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working part time

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curbappealmeals
2/24/2019 14:34 EST

My husband and I are considering moving to Panama.

We are both currently self employed and do not have pensions or any other retirement benefits. We are also not old enough to collect social security (both in our 50's).

We have some savings and will also sell our house, cars, etc before we leave. This will likely not be enough money to fully retire.

Therefore, we would like to move someplace where we can work part time in the hospitality industry.
I am a chef and he has kitchen skills.

We would prefer to not be in a large city.

We are beginners as far as the Spanish language is concerned.

We are in the early planning stages (first few weeks).
Any advice on this is greatly appreciated.

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jonoyakker
2/24/2019 16:32 EST

I came here 6 years ago to build a business that I had little experience with, had little Spanish, and I had little experience with the Latin American culture. It was a huge challenge but the business is thriving now. If I can do it you can too. But you have to do lots of things right.

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PanamaJackie
2/24/2019 16:41 EST

Congratulations on exploring the opportunities in Panama.

There are a couple of things you need to understand about working in Panama.

1. You will need to get a Residency Visa and a work permit before you can work in Panama. The Friendly Nations Visa is the best and most affordable Visa which leads to a work permit.

2. The process for getting a Visa and a Work Permit can easily take 6-7 months, maybe longer, so you'll need to have enough savings to support yourself while you are waiting to be able to legally work in Panama. A 12 month reserve would be best.

3. Wages are not very high in Panama. Your income in Panama will not be what you are making now. You need to factor that in to the budget.

4. For any jobs handling food, you will also need a health certificate which is easy to get at the local public hospital ( about $15)

Instead of working at a restaurant, you might consider doing a catering business or making meals-to-go which you sell at local markets. I know expats who are doing both of these businesses and doing quite well.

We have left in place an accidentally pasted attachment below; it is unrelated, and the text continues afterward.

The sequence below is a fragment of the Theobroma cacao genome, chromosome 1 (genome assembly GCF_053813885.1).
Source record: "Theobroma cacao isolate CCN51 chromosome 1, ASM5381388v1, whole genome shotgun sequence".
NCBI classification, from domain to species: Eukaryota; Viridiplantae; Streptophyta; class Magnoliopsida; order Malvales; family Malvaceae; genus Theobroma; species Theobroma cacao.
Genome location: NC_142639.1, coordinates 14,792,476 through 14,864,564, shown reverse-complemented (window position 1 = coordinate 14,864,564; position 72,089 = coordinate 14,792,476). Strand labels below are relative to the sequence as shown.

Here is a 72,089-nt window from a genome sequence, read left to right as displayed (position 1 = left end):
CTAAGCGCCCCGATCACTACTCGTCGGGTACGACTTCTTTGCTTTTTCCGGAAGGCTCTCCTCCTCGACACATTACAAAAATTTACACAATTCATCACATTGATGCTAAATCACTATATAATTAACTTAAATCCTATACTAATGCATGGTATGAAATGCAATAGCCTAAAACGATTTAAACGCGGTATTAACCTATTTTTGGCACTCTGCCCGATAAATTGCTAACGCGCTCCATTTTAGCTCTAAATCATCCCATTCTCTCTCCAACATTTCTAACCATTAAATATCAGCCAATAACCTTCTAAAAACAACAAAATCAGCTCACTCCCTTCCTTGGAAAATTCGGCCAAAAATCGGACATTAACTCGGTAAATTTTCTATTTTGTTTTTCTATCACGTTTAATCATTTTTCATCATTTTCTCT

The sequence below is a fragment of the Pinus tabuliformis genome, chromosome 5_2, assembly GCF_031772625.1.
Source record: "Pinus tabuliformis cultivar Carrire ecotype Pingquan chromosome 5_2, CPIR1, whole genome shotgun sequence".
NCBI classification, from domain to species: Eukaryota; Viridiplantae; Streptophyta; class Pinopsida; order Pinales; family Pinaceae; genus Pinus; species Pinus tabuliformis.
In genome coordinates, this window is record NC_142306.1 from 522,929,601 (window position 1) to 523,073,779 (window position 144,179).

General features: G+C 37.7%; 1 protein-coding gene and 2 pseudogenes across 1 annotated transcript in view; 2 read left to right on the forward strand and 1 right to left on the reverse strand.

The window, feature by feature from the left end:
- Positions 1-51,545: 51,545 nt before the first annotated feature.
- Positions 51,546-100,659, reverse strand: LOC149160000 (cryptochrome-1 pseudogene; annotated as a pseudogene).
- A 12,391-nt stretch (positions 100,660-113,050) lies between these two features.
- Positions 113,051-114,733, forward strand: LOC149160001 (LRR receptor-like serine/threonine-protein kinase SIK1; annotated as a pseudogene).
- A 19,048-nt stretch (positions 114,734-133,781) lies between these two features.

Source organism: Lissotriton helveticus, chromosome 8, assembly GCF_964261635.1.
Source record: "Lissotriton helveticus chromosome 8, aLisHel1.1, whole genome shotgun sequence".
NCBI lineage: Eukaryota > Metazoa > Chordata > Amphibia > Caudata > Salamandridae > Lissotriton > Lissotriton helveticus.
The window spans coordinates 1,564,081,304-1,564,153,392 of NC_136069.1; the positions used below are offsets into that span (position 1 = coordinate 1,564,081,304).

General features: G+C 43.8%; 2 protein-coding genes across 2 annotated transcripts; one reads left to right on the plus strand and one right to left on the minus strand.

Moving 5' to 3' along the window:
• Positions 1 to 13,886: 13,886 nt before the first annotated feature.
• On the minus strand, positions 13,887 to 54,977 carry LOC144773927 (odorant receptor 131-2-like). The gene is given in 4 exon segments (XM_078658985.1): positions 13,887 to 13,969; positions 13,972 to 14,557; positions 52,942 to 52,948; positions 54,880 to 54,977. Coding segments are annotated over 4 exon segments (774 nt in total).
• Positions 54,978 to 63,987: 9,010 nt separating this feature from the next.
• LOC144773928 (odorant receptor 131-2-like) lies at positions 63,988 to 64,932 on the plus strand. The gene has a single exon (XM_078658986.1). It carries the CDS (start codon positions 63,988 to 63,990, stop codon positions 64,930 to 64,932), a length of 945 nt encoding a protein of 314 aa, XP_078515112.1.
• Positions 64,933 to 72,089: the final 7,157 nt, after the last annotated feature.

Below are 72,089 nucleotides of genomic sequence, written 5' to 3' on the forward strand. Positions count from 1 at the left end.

Glad to answer any other questions you have. Ask below, send a PM or email me at

Come see Panama BEFORE you sell everything and move here.

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PedasiPundit
2/24/2019 16:42 EST

First - Panamanian wages are significantly less than what you might expect. Outside the big cities, most Panamanian make $20 PER DAY! Moving here and expecting to work could be difficult. You might possibly have a different experience, but to work you would have to get a Visa that would entitle you to a "Work Permit." I would recommend that you make an exploratory trip before committing. Perhaps take a "Retirement Tour" with
Retire In Panama Tours
Oscar Peña and Rod Larrivee
1-786-323-7113 (USA number)

Both Oscar and Rod know Panama and would be able to give you excellent advice.

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tmamato2001
2/24/2019 20:44 EST

Certainly not true about the wages. 20 bucks a day is a disgrace maybe not in a remote are. Pay that near PC you will not get help in the future. The thing about this site that i dislike the most, there are so many folks that have been stuck is a remote place and just dont know. You need to stop giving B/S advice if you just dont know. It is annoying and misleading for those thinking of coming to Panama. You all know that Pedasi is not ready for regular family living. There is minimal shopping and no healthcare. Please do not mislead folks that might have young children and need to be near health care or retirees needing health care as well. It is just not right or fair!

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tmamato2001
2/24/2019 20:44 EST

Certainly not true about the wages. 20 bucks a day is a disgrace maybe not in a remote are. Pay that near PC you will not get help in the future. The thing about this site that i dislike the most, there are so many folks that have been stuck is a remote place and just dont know. You need to stop giving B/S advice if you just dont know. It is annoying and misleading for those thinking of coming to Panama. You all know that Pedasi is not ready for regular family living. There is minimal shopping and no healthcare. Please do not mislead folks that might have young children and need to be near health care or retirees needing health care as well. It is just not right or fair!

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volcan357
2/24/2019 21:32 EST

Some people seem to be obsessed with the idea that someone needs to live close to a hospital or they might die. My parents raised 4 healthy kids on a farm in Pennsylvania and we never thought about healthcare. My dad was too tight to ever take any of us to a doctor. I will be 78 years old in about a month and I am thinking of moving to the DR. When I choose my location in the DR I will give zero consideration to how close I am to healthcare. I mean absolutely zero. For me a location where I have to drive two hours once a week to go shopping or to buy my groceries is no problem whatsoever. Electricity and internet are the two big considerations and new technology is going to bring those services to remote locations in the near future. Pedasi is ready for regular family living. It is not ready for people who are paranoid about being close to a large hospital so some doctor can cut you open at a moment's notice. If you were raised as a kid in the country then the further out the the country you are the safer you feel. And the closer to a big city you are the less secure you feel. It is a matter of perception and not exactly a matter of reality.